Members of Parliament have passed Bill C-10, an update of Canada’s decades-old broadcasting regime, but Senators say the legislation needs more study and are declining to pass it quickly into law before Parliament’s summer recess.
The government promoted the legislation as a much-needed amendment to the Broadcasting Act. The bill aims to level the playing field by applying the rules for traditional broadcasters to streaming services such as Netflix and Amazon Prime Video. Internet giants would also be required to offer certain amounts of Canadian content and contribute to its production.
The bill has sparked controversy, with freedom-of-expression advocates concerned it would also cover citizens’ social-media posts. The government says provisions in the legislation would ensure that doesn’t happen.
There has also been significant debate about how the new rules would work in practice, as a federal regulator moves to apply concepts such as Canadian content and discoverability to websites that operate much differently than traditional TV and radio stations.
Senator Donna Dasko, a member of the Independent Senators Group (ISG), said the bill needs a lot of work, and that it won’t pass before the Senate rises for the summer this week. She said MPs had months to work through the legislation, and “if they can have several months, we certainly need to have several weeks to study it.”
Ms. Dasko said she and other members of her group, which is the largest in the Senate, are “keen to work over the summer” to give this bill, and others, proper consideration. The Senate will get other legislation from the House of Commons this week, including the budget bill, she said, which is a higher priority than Bill C-10.
Several senators said the possibility of debating the bill in committee over the summer has been discussed, but no agreements had been reached as of late Tuesday.
Ms. Dasko sits on the Senate committee that would review the bill, along with Diane Griffin, a member of the Canadian Senators Group.
“I think a lot of senators are frustrated with [this bill] coming to us so late,” Ms. Griffin said. “When you see how much discussion it went through in the House of Commons, it’s a pretty good indication that it will also have to have a lot of discussion and study in the Senate. ... We can’t turn this around in a week. It would be immoral to do so.”
Paula Simons, an ISG member who has consulted broadly on the legislation, also said the bill requires detailed study because it raises fundamental issues about the future of broadcasting and the internet.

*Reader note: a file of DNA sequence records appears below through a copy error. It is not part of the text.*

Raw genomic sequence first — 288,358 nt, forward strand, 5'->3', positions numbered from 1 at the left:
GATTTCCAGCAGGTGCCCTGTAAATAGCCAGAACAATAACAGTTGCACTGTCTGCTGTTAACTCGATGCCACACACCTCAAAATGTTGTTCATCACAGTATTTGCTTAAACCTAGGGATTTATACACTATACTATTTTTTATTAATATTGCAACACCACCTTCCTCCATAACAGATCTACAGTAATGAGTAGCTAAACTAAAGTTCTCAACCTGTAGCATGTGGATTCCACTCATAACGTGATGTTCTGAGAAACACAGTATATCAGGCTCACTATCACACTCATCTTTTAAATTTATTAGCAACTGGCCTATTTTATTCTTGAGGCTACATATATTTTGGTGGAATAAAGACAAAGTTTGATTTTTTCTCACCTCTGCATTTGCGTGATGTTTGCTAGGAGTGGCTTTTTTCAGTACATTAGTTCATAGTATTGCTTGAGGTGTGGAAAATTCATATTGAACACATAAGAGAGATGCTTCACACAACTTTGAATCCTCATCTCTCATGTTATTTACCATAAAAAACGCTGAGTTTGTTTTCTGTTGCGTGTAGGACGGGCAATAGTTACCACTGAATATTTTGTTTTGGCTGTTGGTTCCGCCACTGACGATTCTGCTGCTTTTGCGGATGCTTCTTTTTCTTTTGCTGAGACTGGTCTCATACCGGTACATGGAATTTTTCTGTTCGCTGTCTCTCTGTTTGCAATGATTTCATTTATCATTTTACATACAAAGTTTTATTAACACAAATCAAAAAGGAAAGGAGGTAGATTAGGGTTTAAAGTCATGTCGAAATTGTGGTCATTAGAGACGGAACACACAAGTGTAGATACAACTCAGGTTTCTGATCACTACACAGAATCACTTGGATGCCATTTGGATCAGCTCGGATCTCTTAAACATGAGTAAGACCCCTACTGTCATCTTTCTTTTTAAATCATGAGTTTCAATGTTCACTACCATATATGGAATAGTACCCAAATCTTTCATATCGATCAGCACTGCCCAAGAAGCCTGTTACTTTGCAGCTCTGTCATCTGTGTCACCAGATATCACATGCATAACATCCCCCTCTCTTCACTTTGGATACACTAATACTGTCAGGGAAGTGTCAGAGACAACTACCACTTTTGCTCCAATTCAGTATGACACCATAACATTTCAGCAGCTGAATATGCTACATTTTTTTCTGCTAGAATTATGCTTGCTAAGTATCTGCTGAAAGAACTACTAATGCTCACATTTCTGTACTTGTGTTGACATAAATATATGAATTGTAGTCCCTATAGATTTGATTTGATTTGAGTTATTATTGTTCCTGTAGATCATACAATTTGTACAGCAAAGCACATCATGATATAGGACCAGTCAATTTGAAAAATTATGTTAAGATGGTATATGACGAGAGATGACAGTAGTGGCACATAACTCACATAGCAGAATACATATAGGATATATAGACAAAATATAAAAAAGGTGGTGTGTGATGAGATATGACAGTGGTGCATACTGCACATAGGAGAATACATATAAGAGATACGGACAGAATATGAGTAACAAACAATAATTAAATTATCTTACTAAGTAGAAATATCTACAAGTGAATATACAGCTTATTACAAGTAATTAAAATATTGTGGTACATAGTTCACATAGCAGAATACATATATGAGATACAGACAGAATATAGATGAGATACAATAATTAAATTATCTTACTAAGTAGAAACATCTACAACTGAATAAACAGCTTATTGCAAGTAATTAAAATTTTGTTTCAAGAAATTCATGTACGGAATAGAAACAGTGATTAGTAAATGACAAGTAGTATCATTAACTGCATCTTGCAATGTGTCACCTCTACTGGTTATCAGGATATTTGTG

“There are so many stakeholders, there are so many rival and competing interests, there are so many existential questions about how, if at all, one attempts to regulate online media. This is not going to be a simple Senate study. This is going to be, you know, whatever the opposite of a rubber stamp is,” she said.
Bill C-10 was passed in the House of Commons early Tuesday morning in a vote of 196-112. Conservative MPs staunchly oppose it, arguing the removal of a clause that protected the rights of individuals to upload content such as videos to social-media sites means Canadians could fall under the new regulations. The government has said other amendments ensure people’s rights will not be threatened.
With Parliament set to break for the summer on Wednesday, and with a possible fall election looming, the government is rushing to pass important pieces of legislation. MPs have been working late into the night, and Monday’s sitting wrapped up around 1:30 a.m. Tuesday.
Although many MPs voted remotely from home, Conservative MP Scot Davidson injected a moment of levity into the late-night proceedings when he voted against the bill from a boat on Lake Simcoe, in Ontario’s cottage country. (His office said the MP was returning from an Indigenous People’s Day event held by the Chippewas of Georgina Island First Nation, which can only be accessed by water.)
On Tuesday, Prime Minister Justin Trudeau expressed frustration over the lack of co-operation in Parliament to pass key bills, a comment that could be viewed as laying the foundation for calling an election later this year.
“We have seen a level of obstructionism and toxicity in the House that is of real concern,” he said.
Also on Tuesday, the government gave formal notice of its plan to introduce another bill for regulating the internet. The notice says Justice Minister David Lametti will soon introduce proposed legislation to amend the Criminal Code and the Canadian Human Rights Act in relation to “hate propaganda, hate crimes and hate speech.”
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